Americans continue to pay more at the grocery store as surging food inflation shows no signs of slowing down.
Grocery prices rose 13 percent over the last year and 0.7 percent in September alone, outpacing the annual 8.2 percent inflation rate for all consumer products, according to the most recent Labor Department data.
The price of fruits and vegetables increased by 10.4 percent annually, while milk rose 15.2 percent and eggs soared 30.5 percent.
Prices could keep rising well into next year, experts say, as it’s unclear when fundamental issues like Russia’s invasion of Ukraine, extreme droughts and supply chain snarls will let up.
“What we’re hearing and what we expect is it’s going to be a pretty rocky fall,” said Andy Harig, vice president of tax, trade, sustainability and policy at the Food Industry Association. “I think we’re probably into the end of the second quarter next year before we get to where it’s a little bit more stable footing.”
Experts are concerned about the threat of a recession coupled with high food prices, which rose last month even as the cost of gasoline, cars and other products fell.
While the Federal Reserve’s interest rate hikes are slowing demand for certain discretionary goods, people will always need to buy food, limiting the impact of monetary policy on prices.
“When food prices increase, it’s an even higher percentage of lower income households’ budgets,” said Jordan Teague, policy director at anti-hunger organization Bread for the World.
“If people need to pay rent or they have a medical bill, they have to make really hard decisions about what they’re not going to pay for, and oftentimes that means buying cheaper but less healthy foods or not buying as much food.”
War in Ukraine stifles supply
Russia’s invasion hit the global food system with a double whammy by reducing food exports from Ukraine — a top supplier of wheat and cooking oils — and prompting Russia to slow its fertilizer exports.
Fertilizer prices surged to record levels this year after Russia, the world’s top fertilizer exporter, halted its shipments in response to international economic sanctions. Belarus, another top fertilizer producer and an ally of Moscow, has also limited its exports, as has China.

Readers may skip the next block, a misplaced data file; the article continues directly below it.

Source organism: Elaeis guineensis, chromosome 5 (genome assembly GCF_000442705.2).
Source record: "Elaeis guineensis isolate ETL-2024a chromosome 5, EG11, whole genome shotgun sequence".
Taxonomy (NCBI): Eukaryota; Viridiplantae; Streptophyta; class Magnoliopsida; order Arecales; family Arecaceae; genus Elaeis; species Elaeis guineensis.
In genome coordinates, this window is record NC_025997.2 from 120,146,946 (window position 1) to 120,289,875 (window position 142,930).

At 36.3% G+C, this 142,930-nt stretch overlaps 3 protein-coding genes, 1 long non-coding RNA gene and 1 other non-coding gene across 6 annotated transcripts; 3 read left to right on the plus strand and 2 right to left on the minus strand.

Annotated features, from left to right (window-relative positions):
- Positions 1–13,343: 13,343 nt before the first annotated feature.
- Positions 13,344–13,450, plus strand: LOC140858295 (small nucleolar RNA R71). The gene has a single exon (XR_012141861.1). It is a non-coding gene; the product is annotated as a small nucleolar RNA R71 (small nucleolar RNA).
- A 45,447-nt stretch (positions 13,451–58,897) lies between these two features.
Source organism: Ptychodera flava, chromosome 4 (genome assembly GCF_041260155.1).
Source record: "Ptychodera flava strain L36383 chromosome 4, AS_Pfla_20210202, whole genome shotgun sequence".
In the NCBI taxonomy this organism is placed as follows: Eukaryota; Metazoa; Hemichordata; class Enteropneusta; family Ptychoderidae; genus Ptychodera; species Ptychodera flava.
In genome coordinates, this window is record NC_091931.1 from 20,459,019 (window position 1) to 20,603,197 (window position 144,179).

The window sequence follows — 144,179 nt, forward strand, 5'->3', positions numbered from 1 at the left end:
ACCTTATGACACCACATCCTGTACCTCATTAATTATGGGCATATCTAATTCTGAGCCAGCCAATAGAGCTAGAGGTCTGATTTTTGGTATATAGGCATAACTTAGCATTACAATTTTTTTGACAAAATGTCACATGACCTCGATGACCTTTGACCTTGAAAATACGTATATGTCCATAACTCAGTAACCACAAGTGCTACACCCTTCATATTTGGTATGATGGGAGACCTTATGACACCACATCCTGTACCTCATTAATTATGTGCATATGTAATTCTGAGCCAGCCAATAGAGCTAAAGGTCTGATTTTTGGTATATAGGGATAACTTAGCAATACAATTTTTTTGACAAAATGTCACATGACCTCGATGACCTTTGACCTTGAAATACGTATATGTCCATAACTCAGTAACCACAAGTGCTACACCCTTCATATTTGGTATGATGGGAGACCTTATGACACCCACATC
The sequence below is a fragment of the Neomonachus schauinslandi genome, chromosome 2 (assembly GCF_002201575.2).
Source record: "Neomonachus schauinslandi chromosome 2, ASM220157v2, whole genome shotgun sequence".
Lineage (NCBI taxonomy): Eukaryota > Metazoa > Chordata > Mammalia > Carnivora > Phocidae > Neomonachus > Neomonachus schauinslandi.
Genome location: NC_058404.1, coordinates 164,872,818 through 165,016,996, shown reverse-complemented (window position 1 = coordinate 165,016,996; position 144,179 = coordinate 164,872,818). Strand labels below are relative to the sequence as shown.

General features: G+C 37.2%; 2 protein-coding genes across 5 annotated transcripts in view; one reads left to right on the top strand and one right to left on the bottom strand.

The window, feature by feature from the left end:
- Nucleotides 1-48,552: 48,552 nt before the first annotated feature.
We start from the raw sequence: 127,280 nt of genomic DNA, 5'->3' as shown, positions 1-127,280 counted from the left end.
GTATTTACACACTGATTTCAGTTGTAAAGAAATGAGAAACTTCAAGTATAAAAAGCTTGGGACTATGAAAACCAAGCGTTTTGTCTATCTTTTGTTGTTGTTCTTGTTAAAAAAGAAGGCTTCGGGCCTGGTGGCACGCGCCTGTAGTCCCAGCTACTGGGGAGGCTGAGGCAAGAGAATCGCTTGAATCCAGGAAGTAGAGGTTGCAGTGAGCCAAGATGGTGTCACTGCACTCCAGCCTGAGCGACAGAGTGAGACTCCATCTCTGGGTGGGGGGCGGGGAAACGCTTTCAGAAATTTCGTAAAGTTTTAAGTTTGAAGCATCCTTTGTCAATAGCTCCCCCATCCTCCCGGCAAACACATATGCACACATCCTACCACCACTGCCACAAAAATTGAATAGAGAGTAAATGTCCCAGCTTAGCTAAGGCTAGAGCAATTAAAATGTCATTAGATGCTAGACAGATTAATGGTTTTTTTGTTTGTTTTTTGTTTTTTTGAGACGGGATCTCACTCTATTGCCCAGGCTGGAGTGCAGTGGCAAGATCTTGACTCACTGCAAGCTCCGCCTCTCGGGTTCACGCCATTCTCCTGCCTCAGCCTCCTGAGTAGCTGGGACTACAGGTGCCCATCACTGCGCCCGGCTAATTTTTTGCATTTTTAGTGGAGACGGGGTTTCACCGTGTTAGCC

That’s made growing crops more expensive than ever. Higher fuel prices brought on by Russia’s invasion make it costlier for farmers and processors to operate equipment and for manufacturers to produce food packaging.
“People knew going into the summer that we should plant extra because there’s going to be this huge global demand. But planting is so expensive now that in a lot of cases they didn’t have the money,” Harig said.
Global wheat prices spiked following Moscow’s invasion, which blocked Ukraine from accessing the Black Sea, its main trade channel. That’s translated to massive price increases for flour, cereal and bread in the U.S. and abroad.
U.S. producers have upped their exports to African countries that rely on Ukraine for food and are facing widespread famine. Russia and Ukraine struck a deal to allow for exports to proceed, but Moscow has threatened to undo it and recently annexed several regions of Ukraine that account for roughly one-fifth of the country’s wheat supply.
Supply chain disruptions remain a problem
Farmers and food processors have reported difficulties transporting grain, livestock and other products amid a shortfall of truck drivers, refrigerated trucks and railroad workers.
Freight railroads, which transport roughly one-quarter of U.S. grain, have been plagued by reliability issues that prevent food from getting to its destination on time, further shrinking supply. The industry is scrambling to hire more conductors and engineers after laying off large numbers of workers in recent years.
Since May, railroads on average failed to fulfill 14 percent of freight deliveries and arrived late 30 percent of the time, according to the Surface Transportation Board. Railroads were forced to briefly cancel agricultural shipments last month amid a potential rail strike, which was averted but could reemerge as a threat to the supply chain in mid-November.
Barges, which transport 13 percent U.S. grain, are the latest mode of transportation to face issues. Many barges are struggling to travel through the Mississippi River, a key agricultural channel, due to dangerously low water levels.
The situation is “especially problematic during the height of harvest season, when farmers are looking to move grain to storage facilities,” according to American Farm Bureau Federation economist Daniel Munch.
Progressive lawmakers and advocacy groups have criticized large multinational corporations for failing to invest in resilient supply chains and instead using their excess funds to reward shareholders with stock buybacks.
Extreme weather and disease ravages farms
This year’s harsh droughts have devastated farms across the U.S., shrinking yields and ultimately driving up prices at the grocery store.
Climate change has hit farmers in the American West particularly hard. That’s driven up the price of tree nuts, fruits and vegetables that are almost entirely grown in states plagued by drought.
Top trade partners are also feeling the effects of heat waves. The price of coffee beans spiked this year after severe droughts hammered coffee crops in South America.
At the same time, huge outbreaks of bird flu this spring contributed to a 17.2 percent hike in the price of poultry over the last 12 months as other meats saw smaller increases.
Turkey breast prices reached an all-time high in September — 112 percent pricier than the same period last year — after widespread outbreaks curtailed production, according to the Farm Bureau.